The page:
Photograph by Sam Hartnett.

An Elegant Shed in Marlborough: The Axe House by Stuart Gardyne

Axe House Stuart Gardyne Architecture Plus Moore-Jones
House by Stuart Gardyne, Architecture+. Photography by Thomas Seear-Budd.

An essay commissioned by HOME Magazine New Zealand, published in print Feb/March 2020 issue.

“A paddock with grapevines on it” is Stuart Gardyne’s description of the site in Marlborough’s Omaka Valley in which this refined yet unpretentious house is found. There are views of the mountains, and neat, regular rows of vines. A few olive trees dot the site, as if to emphasise the many subtle shades of green and grey. For an architect the choices would have been almost limitless: the house could be placed anywhere on the site, and without any close neighbours there are no immediate other buildings or forms to respond to. Modernist glasshouse, or a sprawling estate? Both have been done before on New Zealand’s vineyards. Many now sit uncomfortably and feel out of place. What works on the coast doesn’t work on the farm.

When asked about the freedom that a site like this affords, Gardyne, who was approached by the owners of the land seven years ago, recounts a comment he once heard attributed Mark Mack, a postmodern American architect: “Sometimes you can have too much freedom.” And in many ways the house that now stands is a subtle, careful musing on that idea, for architect and client alike. What should you really do, when you can do anything? And what’s most important, when the choices are limitless?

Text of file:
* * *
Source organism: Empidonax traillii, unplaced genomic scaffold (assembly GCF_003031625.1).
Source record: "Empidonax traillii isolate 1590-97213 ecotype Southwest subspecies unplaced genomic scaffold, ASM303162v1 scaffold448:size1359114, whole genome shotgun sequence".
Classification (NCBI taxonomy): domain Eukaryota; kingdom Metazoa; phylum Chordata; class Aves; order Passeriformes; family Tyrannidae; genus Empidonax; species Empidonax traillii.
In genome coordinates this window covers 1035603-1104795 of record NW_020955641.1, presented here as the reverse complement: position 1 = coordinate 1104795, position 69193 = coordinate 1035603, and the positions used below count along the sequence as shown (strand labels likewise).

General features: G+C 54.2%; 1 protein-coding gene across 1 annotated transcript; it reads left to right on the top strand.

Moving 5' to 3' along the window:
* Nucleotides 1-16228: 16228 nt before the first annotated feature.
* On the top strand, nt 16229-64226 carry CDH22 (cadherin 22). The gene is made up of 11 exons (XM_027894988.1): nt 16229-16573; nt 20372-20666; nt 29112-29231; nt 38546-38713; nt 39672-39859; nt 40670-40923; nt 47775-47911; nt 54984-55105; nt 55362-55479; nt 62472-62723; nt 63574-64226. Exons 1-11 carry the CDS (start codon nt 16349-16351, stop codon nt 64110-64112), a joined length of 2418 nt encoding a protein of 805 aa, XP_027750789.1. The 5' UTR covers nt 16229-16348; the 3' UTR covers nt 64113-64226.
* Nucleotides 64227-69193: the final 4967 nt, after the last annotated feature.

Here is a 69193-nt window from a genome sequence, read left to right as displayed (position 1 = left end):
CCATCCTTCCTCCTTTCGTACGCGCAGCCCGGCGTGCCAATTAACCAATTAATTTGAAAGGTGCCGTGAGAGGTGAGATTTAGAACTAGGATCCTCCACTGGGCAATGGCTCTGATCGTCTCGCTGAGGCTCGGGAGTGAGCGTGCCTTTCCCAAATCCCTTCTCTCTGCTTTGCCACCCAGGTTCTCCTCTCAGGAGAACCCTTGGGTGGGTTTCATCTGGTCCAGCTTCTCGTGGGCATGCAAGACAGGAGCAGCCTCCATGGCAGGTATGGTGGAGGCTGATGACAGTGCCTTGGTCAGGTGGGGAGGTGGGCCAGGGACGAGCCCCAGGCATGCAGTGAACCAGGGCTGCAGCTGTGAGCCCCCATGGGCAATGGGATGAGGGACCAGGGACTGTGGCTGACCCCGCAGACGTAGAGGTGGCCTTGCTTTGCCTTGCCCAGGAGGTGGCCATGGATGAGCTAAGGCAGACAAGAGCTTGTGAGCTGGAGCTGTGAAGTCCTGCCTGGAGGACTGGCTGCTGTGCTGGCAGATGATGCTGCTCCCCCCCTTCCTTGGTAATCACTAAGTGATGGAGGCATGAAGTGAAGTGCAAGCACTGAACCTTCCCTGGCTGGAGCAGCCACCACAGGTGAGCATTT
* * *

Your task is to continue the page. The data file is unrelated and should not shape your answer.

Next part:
Gardyne is perhaps the only architect to have a letterbox featured in architectural publications in this country. Known for his meticulous attention to detail and a love for materiality and tactility, he speaks with fondness for David Chipperfield’s work—specifically of the way that for all its marbles and patinated bronzes, his work still manages to get out of the way, pushing to centre stage the objects in a museum or the lives within a house. And in this house in Marlborough, that’s exactly what has been achieved, and without making any kind of fuss.